Becoming a KDE Developer
By joining the ranks of KDE developers, you will get to implement new features and defeat daunting bugs, all while collaborating to make coherent and stable releases. Developers collaborate in teams based on what area they are working in, such as Education, Productivity, or Games.
Frank Osterfeld advises "start small and scratch your own itch, at least that's what kept me motivated in the beginning."
Communicating with the team
There are many ways to get in touch with KDE developers, and developers for a specific project:
Start at #kde-devel on irc.freenode.net, or learn more about IRC.
The central mailinglist for development is the kde-devel mailing list, learn about mailing lists. However each team has its own messaging channels, both on IRC and on the mailinglists, you can find a list here.
Getting and building the code
In most cases, you will want to download, compile and install KDE trunk (our development tree) to start developing. Read the unstable building guide. If you get stuck or get errors, that's OK. You might not need to compile the whole set of applications, but getting started is a good step.
Platform and Documentation
KDE is written in C++ and uses the Qt framework. If you've never used Qt before, that's not a problem. Before you get started, you'll want to brush up on C++/Qt and our coding guidelines:
- C++ FAQ lite - at some point, you'll have a question that is answered here.
- Thinking in C++ (volume 1), Thinking in C++ (volume 2) - an online book that goes into some of the technical details of C++
- Beginning KDevelop Programming - a great guide from start to finish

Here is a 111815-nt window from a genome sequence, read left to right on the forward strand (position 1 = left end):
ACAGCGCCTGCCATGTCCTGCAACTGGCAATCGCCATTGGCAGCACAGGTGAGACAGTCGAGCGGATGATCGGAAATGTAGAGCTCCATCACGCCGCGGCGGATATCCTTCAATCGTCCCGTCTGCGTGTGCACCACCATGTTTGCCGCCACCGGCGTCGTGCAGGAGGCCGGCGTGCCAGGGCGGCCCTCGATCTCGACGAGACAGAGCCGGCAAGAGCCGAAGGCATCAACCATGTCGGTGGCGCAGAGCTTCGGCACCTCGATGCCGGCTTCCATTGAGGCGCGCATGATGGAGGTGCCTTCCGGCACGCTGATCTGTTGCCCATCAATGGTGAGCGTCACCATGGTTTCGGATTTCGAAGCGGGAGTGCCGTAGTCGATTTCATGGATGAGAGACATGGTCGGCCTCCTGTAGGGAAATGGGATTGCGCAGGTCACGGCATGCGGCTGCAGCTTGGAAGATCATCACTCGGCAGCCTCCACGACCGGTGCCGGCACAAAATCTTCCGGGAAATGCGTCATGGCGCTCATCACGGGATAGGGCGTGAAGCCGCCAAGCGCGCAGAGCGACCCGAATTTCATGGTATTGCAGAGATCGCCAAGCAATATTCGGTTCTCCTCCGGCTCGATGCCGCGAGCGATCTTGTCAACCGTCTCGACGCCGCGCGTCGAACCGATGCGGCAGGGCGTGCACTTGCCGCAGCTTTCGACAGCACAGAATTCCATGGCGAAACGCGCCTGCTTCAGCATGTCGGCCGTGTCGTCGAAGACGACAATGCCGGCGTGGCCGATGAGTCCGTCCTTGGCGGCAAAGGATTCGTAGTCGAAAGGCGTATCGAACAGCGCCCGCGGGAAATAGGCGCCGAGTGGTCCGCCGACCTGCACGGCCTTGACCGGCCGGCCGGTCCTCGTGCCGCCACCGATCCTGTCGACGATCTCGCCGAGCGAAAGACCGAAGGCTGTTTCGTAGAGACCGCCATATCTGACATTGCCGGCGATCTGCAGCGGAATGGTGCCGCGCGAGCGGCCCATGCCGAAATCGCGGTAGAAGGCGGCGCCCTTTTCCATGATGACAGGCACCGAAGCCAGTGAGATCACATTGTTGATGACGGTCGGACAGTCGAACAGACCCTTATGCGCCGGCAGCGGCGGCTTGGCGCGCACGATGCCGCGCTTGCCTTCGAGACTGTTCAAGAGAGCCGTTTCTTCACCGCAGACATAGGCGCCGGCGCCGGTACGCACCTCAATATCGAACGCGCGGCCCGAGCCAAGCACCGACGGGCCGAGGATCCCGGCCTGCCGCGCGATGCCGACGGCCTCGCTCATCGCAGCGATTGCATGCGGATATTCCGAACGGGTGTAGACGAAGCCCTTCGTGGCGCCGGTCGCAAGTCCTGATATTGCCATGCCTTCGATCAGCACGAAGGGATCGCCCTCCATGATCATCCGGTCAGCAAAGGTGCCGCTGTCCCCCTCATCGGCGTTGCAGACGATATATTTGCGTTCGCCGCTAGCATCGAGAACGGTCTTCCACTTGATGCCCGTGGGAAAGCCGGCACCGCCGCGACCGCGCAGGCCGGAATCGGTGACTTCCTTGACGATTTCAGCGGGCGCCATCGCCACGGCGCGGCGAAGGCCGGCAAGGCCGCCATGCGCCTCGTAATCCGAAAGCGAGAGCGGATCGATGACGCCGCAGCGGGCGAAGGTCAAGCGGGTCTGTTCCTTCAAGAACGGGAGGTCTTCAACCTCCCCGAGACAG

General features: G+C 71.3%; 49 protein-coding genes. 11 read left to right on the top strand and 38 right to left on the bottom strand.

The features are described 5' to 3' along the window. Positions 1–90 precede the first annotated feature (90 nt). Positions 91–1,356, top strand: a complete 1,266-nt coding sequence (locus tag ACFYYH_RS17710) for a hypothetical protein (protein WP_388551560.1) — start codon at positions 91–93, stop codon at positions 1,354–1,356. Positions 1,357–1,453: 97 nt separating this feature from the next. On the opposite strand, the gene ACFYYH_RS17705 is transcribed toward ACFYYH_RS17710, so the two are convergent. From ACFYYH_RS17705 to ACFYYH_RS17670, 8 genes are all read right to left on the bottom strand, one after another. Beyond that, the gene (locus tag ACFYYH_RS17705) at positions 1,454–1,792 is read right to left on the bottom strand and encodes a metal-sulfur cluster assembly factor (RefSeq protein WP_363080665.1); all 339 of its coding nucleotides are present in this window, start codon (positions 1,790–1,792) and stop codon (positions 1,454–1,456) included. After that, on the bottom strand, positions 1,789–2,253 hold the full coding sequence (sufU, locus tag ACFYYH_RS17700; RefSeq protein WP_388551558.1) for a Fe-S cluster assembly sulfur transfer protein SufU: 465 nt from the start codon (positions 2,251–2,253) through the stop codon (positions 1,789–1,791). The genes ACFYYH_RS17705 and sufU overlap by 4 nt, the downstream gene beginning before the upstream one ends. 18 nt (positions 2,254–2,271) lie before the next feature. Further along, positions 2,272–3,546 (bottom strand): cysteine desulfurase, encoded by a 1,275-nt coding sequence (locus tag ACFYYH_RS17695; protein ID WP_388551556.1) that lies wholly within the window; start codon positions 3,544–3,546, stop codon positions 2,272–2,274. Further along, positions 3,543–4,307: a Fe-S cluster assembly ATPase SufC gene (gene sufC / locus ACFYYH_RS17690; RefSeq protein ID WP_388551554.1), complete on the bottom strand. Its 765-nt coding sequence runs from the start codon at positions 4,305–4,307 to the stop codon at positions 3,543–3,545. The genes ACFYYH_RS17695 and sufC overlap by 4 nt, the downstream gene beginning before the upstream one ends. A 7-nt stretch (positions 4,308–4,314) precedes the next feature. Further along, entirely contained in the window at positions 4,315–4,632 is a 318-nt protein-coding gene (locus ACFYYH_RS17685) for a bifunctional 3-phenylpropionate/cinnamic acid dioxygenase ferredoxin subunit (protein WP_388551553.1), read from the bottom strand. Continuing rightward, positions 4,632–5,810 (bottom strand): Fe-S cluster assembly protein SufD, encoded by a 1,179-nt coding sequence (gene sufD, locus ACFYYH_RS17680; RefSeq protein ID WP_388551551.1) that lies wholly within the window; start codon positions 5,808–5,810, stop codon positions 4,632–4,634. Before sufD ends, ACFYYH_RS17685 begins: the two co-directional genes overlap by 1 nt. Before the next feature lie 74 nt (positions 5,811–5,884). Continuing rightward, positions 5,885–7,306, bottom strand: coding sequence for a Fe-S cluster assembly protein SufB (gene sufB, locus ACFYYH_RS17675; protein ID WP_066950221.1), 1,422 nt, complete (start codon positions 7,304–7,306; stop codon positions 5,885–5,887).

- Qt Examples - If you're doing any serious coding in KDE you will need to understand Qt. These examples explain what's up but it will take a couple hours. You can do that later.
- Basic KDE development tutorials
- KDE coding HOWTO's - good coding documentation for beginners
- Patches HOWTO - until you earn an account in SVN, your contributions will be made as patches
- The KDE Development Plans - This is the bigger picture for the development efforts of the KDE project, everyone should understand these before going forward
- The definite KDE dev book - a comprehensive guide for KDE developers to be.
Now you have the code on your computer and maybe got some of it to compile. Here are some tasks for you to get started. You can get your first contribution committed into the project within 1 hour!
- The Bugs Howto - explains how to use and triage bugs. Why's it useful? It makes bug hunting and fixing easier for developers, so more bugs get fixed. Why choose bug triage instead of ...? It doesn't take much time to look over a bug, so it comes in nice small chunks. What skills do I need to do it? Not much, just a bit of patience and sometimes some perseverance. (quote from Phil's Triage Guide)
- English Breakfast Network - provides a list of functions that need to be documented. Try one of these for practice with svn and doxygen.
- KOffice Junior Jobs - simple programming jobs for KOffice
- Junior Jobs on bugzilla - a place where people mark jobs that might be easy for beginners to fix
- KDE Bugzilla - keeps track of all the bugs in KDE, you will want to bash them all
Getting started in a big project can be hard. Here are some people that are willing to help you learn the ropes and get you on board:
- Eike Hein (hein at kde dot org)
application developer; Konversation maintainer
- Elio Joly Botogoske (elio at botogoske dot com)
Developer; 20 years C/C++ experience
- Albert Astals Cid (aacid at kde dot org)
available to hand out junior tasks
- Peter Simonsson (peter dot simonsson at gmail dot com)
application developer; KOffice devel/Kivio maintainer
- Will Entriken (kde dot org at phor dot net)
Google Summer of Code KDE developer
- Anne-Marie Mahfouf (annemarie dot mahfouf at free dot fr)
KDE-Edu development, KDE4 development, and tutorial writing
- Jeremy Whiting (jpwhiting at kde dot org)
- Teo Mrnjavac (teo at kde dot org)
- Your name here!
Volunteer to be a mentor -> kde dot org at phor dot net